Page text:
Gigondas, Vacqueyras and beyond
By Liz Berry MW
This Guide was last updated on 22 February 2010
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The region to the east of Orange includes some excellent vineyard land, and some up-and-coming wine regions. There were more olive groves, and fewer vines, before the devastating 1956 frosts decimated the olive trees. Since then many of the villages changed over more or less entirely to vines, which are more frost resistant. This micro-region includes some of the most exciting appellations in the southern Rhône; Vacqueyras, Gigondas, Rasteau and Muscat de Beaumes de Venise, with some top quality wines produced at the southern end of the Côtes du Rhône too. Rasteau is the only appellation for sweet fortified red wine in the Rhône, with a production of port-like dessert wines from the Grenache grape variety.
The most prominent landmark in this region is the Dentelles de Montmirail, a range of peaks which rise up behind the vineyards of Gigondas, Sablet, and Séguret, forming a backdrop for the vines. Further across to the east you can see the impressive bulk of Mont Ventoux, capped with snow for much of the year, and with some very beautiful vineyard valleys growing grapes on its lower south-facing slopes both for Côtes de Ventoux wines and for the table. These run down to the plain of Carpentras. The north face of the mountain is more abrupt and stony, savagely beautiful. Where the Rhône Valley wine area meets Provence, the beautiful national park of the Luberon is home to the rather more modest Côtes de Luberon wines.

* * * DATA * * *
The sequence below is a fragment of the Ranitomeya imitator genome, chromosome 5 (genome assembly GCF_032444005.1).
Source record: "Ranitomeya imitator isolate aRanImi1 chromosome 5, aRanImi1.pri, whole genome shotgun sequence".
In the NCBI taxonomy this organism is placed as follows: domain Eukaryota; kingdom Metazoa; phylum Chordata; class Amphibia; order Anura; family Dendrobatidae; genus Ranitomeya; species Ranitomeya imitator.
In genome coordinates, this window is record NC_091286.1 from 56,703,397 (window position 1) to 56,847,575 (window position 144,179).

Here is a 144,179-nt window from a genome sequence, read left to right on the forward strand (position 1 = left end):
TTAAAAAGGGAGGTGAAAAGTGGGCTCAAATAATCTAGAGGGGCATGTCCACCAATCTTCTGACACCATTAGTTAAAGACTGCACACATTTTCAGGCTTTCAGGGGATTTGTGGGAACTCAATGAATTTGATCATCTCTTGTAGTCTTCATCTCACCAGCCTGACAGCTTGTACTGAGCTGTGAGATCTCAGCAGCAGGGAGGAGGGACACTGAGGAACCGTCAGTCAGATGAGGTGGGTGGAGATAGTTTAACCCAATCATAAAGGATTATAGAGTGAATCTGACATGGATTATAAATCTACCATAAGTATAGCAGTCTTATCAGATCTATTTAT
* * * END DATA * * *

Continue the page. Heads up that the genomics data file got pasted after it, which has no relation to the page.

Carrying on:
This region has a dry, hot Mediterranean climate with around 2,800 hours of sunshine per year. Although the Mistral is the prevailing wind from the north, its effect is moderated by the Dentelles de Montmirail range of mountains. The vineyards stretch over the south facing slopes of this range with sandy loam soils to the south and clay-limestone to the north. Traditional vineyards here are mainly planted with gobelet trained vines – low bushes to withstand the northern winds, often with cypress tree wind breaks. Towards Mont Ventoux and the Luberon, vineyards are often trellised.
Gigondas vineyards are planted on wide terraces of stony red clay alluvium slopes. The Rasteau appellation has its own particular calcerous and marly soils. Further east the vineyards situated on the lower slopes of the limestone-based Mont de Ventoux have a slightly cooler climate. Finally to the south, towards Aix en Provence are the rolling hills of the Luberon National Park, where the Côtes de Luberon vineyards are on a mixture of limestone, marl and sandy soils.
Located east of Orange this micro-region can by reached by road from Paris by taking the A6 to Lyon then continuing southerly along the A7 to Orange. Carpentras can be reached driving southeast on the N7 and then taking the D950. Most of the key vineyard areas are a few kilometres to the north of here. By train The TGV goes direct from Paris to Avignon with the journey time being around 2 hours 40 minutes, and there are onward local trains. The nearest airports are at Nîmes and Avignon both with flights to the UK. To fly to a larger international airport, Marseille is the closest.
6 Rue des 3 Faucons, 84000 Avignon
Tel: 04 90 27 24 00 Fax: 04 90 27 24 38
Orange Tourist Office,
5 Cours Aristide Briand, 84100 Orange
Carpentras Tourist Office,
Hôtel-Dieu, Place Aristide Briand, 84200 Carpentras
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